Every week, nearly 10,000 donuts pass through the front door of Lou's -- each made by hand in a small kitchen behind glass, just across from the counter. No one doubts the shop could sell more if the Chavira family could find time to make them, but tradition is paramount.

"Before Lou retired, someone came in and offered him $100,000 for his recipe -- not the business, just the recipe -- but he turned them down," says Chavira. "He said that if Rick and I didn't want to take over the business, he'd shut it down when he retired. It's a family business."

In deference to their predecessor, the Chaviras have kept another aspect of Lou's alive -- its military history. Models of fighter planes and portraits of soldiers and their children sit alongside a proclamation from the city of San Jose that likens a Lou's donut to the torch of hope, love, glory, and freedom. In the back room, military heirlooms and donut bric-a-brac, donated by generations of customers, continue to amass, as several longtime patrons struggle to refurbish the small, strange museum.

"Not everyone knows the historical significance of the donut," says Chavira, who oftentimes leads school field trips through the building. "Lou knew firsthand." Under a portrait of Lou Ades and the Chavira boys, I find the results of a taste test held at the San Jose International Auto Show in 2002, rating Lou's 17 to 1 over Krispy Kreme Doughnuts. Ades looks justifiably satisfied.

"San Jose bias," suggests a longtime Krispy Kreme fan.

"Yep," agrees John Martinko, a Detroit native who likens KK glazed donuts to sugar crack. "Nothing beats a Krispy Kreme."

Every day at dawn, and again at dusk, Krispy Kreme fans can be found lingering outside the big glass doors of the Daly City store, just waiting for the "Hot Now" sign to flicker to life.

"Oh, they know," assures General Manager David St. Germain. "Between 5:30 and 11 a.m., and 5 and 11 p.m., everyone gets a hot, free sample. It's a tradition."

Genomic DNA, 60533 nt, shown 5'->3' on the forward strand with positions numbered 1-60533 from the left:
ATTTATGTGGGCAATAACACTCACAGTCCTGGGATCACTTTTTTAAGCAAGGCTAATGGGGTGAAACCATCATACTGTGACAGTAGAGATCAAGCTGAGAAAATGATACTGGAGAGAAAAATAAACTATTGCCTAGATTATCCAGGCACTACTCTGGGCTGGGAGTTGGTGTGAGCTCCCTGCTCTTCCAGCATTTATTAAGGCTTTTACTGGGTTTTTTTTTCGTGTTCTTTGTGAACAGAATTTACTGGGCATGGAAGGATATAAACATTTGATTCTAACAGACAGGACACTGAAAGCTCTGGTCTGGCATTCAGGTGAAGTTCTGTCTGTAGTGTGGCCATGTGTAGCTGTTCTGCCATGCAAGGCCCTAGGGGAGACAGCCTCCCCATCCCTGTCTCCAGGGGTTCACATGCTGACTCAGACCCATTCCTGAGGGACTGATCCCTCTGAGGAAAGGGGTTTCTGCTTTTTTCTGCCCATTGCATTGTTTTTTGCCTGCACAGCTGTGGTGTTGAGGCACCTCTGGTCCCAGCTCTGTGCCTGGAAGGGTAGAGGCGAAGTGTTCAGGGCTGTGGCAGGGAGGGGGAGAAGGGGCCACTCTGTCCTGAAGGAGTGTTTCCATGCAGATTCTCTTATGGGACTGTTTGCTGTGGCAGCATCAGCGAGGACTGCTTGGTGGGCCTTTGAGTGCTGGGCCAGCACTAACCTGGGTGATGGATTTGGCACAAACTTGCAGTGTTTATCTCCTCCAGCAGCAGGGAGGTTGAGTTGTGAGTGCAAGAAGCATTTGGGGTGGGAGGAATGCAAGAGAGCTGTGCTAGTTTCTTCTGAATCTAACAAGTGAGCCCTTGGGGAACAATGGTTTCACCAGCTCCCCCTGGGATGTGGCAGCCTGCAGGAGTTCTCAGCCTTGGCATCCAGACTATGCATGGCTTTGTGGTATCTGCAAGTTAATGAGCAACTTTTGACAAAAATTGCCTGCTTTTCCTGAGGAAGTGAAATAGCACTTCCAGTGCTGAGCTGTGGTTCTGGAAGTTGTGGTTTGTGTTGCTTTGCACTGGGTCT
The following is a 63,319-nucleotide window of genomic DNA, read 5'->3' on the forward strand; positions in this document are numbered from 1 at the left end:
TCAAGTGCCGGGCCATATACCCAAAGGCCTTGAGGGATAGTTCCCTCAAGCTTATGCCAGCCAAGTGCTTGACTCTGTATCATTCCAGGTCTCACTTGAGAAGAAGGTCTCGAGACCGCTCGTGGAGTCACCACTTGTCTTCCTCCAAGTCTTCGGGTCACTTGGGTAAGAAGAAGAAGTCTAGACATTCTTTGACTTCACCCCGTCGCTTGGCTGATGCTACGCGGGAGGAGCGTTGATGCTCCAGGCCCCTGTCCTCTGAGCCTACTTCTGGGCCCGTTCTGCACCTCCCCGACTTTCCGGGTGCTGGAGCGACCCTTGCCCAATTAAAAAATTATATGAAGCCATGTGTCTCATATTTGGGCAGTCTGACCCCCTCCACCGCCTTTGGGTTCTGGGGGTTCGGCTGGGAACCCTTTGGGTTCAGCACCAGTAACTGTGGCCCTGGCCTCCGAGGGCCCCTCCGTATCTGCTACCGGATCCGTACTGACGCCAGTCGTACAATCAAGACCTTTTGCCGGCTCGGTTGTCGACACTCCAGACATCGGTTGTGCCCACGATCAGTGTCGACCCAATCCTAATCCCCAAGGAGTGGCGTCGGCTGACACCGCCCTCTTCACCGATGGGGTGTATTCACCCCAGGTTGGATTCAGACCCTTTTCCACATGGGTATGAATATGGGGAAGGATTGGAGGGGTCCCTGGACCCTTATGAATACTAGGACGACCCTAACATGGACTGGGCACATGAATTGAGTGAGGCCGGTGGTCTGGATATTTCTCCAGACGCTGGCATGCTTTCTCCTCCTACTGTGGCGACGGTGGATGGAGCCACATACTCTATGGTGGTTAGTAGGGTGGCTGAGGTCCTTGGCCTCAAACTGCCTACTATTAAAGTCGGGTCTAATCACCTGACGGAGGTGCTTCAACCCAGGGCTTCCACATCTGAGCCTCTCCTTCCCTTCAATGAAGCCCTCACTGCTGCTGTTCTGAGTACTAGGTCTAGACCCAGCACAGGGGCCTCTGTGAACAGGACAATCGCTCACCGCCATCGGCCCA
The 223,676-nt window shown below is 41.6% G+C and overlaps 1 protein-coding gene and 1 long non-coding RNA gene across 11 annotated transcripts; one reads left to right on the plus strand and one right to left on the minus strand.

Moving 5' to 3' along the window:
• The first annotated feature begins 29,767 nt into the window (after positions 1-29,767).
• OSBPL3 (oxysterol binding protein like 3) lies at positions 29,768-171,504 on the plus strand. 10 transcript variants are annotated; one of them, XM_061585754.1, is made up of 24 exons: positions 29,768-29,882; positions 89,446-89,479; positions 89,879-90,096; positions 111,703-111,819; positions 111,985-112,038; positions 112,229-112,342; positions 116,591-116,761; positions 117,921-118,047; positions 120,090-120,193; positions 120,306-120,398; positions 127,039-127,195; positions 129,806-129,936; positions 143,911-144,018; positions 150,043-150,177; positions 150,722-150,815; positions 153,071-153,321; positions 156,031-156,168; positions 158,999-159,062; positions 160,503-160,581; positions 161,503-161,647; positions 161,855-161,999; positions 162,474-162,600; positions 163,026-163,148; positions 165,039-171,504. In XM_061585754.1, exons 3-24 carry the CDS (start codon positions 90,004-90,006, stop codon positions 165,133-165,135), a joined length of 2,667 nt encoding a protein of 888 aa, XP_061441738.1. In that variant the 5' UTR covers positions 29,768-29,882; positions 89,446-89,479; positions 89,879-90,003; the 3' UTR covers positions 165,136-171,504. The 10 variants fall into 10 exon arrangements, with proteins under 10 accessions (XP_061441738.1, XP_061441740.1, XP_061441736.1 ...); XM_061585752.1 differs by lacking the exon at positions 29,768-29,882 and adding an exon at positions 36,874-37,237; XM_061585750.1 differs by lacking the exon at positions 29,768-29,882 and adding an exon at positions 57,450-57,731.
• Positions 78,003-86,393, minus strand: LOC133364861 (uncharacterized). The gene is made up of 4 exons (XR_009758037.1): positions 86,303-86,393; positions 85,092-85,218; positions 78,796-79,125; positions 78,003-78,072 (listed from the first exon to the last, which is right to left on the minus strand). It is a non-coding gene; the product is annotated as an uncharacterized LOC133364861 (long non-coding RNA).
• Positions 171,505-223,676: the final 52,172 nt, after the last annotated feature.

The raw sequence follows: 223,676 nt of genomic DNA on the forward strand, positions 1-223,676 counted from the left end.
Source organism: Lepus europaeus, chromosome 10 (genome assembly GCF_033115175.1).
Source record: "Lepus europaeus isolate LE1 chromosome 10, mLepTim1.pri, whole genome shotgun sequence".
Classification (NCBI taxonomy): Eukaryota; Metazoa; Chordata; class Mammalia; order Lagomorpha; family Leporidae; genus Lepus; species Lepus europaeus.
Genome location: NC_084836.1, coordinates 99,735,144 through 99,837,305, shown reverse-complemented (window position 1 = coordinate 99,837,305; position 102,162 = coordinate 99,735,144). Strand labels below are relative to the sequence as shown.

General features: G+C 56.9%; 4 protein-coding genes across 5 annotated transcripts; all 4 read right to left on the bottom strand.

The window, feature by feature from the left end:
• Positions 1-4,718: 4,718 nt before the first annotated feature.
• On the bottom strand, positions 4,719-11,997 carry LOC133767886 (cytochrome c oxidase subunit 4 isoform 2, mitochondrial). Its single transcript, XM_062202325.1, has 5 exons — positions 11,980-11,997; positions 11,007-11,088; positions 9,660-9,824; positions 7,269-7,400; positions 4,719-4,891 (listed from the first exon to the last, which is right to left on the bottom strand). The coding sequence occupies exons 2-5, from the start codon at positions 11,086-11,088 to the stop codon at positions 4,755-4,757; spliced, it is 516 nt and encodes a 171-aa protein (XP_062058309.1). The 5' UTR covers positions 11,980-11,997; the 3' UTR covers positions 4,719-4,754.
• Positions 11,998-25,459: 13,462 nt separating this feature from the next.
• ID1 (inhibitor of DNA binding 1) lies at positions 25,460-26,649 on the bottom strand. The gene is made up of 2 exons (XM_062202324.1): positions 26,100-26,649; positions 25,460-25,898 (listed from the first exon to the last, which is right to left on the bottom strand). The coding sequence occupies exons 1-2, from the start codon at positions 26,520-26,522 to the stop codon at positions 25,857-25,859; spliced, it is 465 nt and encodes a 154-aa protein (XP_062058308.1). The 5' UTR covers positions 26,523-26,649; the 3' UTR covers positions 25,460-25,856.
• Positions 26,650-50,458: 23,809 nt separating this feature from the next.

At the 24-hour drive-through window, a customer honks his horn and waves at me enthusiastically, putting on his paper Krispy Kreme hat.

"Krispy Kreme lovers can get a little fanatical," agrees St. Germain. "It's crazy how much they love Krispy Kreme." St. Germain walks me through the patented process that produces 2,100 donuts every hour, 23 hours a day: the giant air-pressured extruder; the proofing box, where hundreds of donuts ride up and down on tiny racks in precisely controlled humidity and heat; the hot oil bath where each donut is automatically flipped, for even browning; the magical icing curtain; and the filling station where women deftly insert apple and blueberry in the exact golden center.

Feeling the sugar permeating my pores, I settle in and observe a young girl press her nose against the glass, watching a dream's worth of donuts pass by on the conveyer belt. Awe, wonder, delight, desire, and, finally, awe again -- the same emotions people probably felt in 1934 when Adolph Levitt's automatic donut-making machine debuted at the World's Fair in Chicago, spawning the triumphant appellation "the hit food of the Century of Progress."

"Oh, I don't know how long we've been here," shrugs Sonia L., who has been working behind the Polk Street counter of Bob's Donut & Pastry Shop since I was a child. "A long, long time."

I take a seat at the counter, sipping coffee, watching the night deepen, and the staff change. As one of the most perfectly located 24-hour donut shops in the city, Bob's starts to come alive around 2:30 a.m., when all the clubs close and the street trade settles down for a cheap fix. Bob's chocolate-dipped crinkle is the greatest donut in San Francisco, a salve for even the most battle-torn angel. I watch a slender boy with eyeliner running down his face shuffle into the shop and perch against the pinball machine, the weight of another world clinging to one drooping fake eyelash. He sinks his teeth into a donut, his eyes half closed, his lips caked by chocolate as black as tar, his tongue probing a doughy center as light as vapor. He smiles.

"I bet they don't have donuts in Iraq," he mumbles.

"Well, actually ...," I say, offering him a chair and another deep-fried halo.

About The Author

Silke Tudor